and the Dreyfus Case
Many Protestants took sides in favour of Captain Dreyfus. Some will even take an active part in the movement that will allow the re-examination of the process, such as Scheurer-Kestner, Vice-President of the Senate in 1897, and Francis de Pressensé, one of the founders and first president of the Human Rights League (1898).
Stand for Dreyfus
Many Protestants were to side with Dreyfus. They knew that religious minorities could have a tragic fate, and feared anti-Protestantism mingled with anti-Semitism as Drumond and his followers professed it. They drew a parallel between Calas and Dreyfus. While committing himself publicly to the defence of Dreyfus, Gabriel Monod wrote : « I was hoping that this initiative would come from a Catholic and that a new Voltaire would arise to defend the new Calas. I was afraid that the value of my judgment would find itself lessened in the minds of some for the simple reason that I am a Protestant and that I have been stupidly attacked for being one » (j’espérais que cette initiative viendrait d’un catholique et qu’un nouveau Voltaire surgirait pour defenrer le nouveau Calas. J’aurais craint que ma qualité de protestant et les stupides attaques que m’ont valu cette qualité diminuassent auprès d’un certain public la valeur de mes jugements).
The intervention of Scherer-Kestner
In 1897 Bernard Lazare and Mathieu Dreyfus showed the files collected with the purpose of rehabilitating their friend and their brother to the Vice-President of the Senate, the Protestant Scheurer-Kestner, and to others. These documents convinced Scheurer-Kestner of the captain’s innocence and, after a few consultations and without the slightest hesitation, he launched a public debate made possible by his position. Thus the way to a re-examination of the process is opened, with the help all along of influential personalities, such as Zola, Colonel Picquart and the Human Rights League.
Scheurer-Kestner was disavowed by the Senate : his involvement in the case cost him the Vice-Presidency in 1898 but, being a life Senator, he kept his seat.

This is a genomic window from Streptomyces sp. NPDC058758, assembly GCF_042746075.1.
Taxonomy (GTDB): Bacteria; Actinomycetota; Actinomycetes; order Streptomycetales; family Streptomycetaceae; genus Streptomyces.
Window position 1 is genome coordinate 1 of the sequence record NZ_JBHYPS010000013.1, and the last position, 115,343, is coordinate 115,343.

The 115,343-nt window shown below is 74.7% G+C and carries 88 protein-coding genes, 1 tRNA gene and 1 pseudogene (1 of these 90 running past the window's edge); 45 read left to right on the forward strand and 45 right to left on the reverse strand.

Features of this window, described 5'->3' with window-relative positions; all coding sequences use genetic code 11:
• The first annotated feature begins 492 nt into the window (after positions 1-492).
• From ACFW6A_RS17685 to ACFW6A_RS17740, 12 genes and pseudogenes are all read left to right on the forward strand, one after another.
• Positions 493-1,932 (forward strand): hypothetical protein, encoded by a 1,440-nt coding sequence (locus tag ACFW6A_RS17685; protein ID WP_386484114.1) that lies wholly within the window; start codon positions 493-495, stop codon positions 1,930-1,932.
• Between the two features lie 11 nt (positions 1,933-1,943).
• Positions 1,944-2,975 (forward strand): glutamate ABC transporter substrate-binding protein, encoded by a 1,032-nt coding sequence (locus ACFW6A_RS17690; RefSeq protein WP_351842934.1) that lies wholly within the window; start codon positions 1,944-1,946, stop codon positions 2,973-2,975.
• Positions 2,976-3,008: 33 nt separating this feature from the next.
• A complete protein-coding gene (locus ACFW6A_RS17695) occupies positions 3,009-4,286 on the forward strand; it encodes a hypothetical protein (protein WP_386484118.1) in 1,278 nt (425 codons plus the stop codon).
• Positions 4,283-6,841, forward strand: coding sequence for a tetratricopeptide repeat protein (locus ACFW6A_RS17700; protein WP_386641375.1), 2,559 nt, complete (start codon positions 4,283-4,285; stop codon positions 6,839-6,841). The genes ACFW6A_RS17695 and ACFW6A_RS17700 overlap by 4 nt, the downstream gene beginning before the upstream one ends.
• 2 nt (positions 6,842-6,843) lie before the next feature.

Raoul Allier, Ferdinand Buisson, Albert Reville, André Gide are among the Protestant supporters of Dreyfus. The only right-wing deputy to have voted in favour of a retrial is the Protestant Conrad de Witt, Guizot’s son-in-law.
The immediate and absolute rejection of anti-Semitism among Protestants, pastors and lay people alike, drew the attention of anti-Dreyfus polemicists who denounced the « collusion » between Jews and Protestants. This will be one of the characteristic elements of early XXth century anti-Protestantism : right-wingers denouncing the « Judeo-Protestant » Republic. The Dreyfus Case was also to awaken the old protestant anticlericalism and its thirst for justice : « as sons of Huguenots (…) the French ministers feel, deep in their souls, a horror for secret tribunals, for the summary justice dealt by military tribunals, for the sword elevated to defender of the truth, for reasons of State that trample the rights of man and the freedom of citizens dismissively and without mercy. » (fils de Huguenots (…) les pasteurs français ont dans l’âme l’horreur des tribunaux secrets, de la justice expéditive des tribunaux militaires, du sabre préposé à la défense de la vérité, et de la raison d’État terrassant sans examen et sans pitié le droit de l’homme, la liberté du citoyen, L. Lafon, quoted by A.Encrevé).
- ENCREVÉ André, "La petite musique huguenote", La France de l'Affaire Dreyfus, Gallimard, Paris, 1994, p. 598
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Gabriel Monod (1844-1912)
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Auguste Scheurer-Kestner (1833-1899)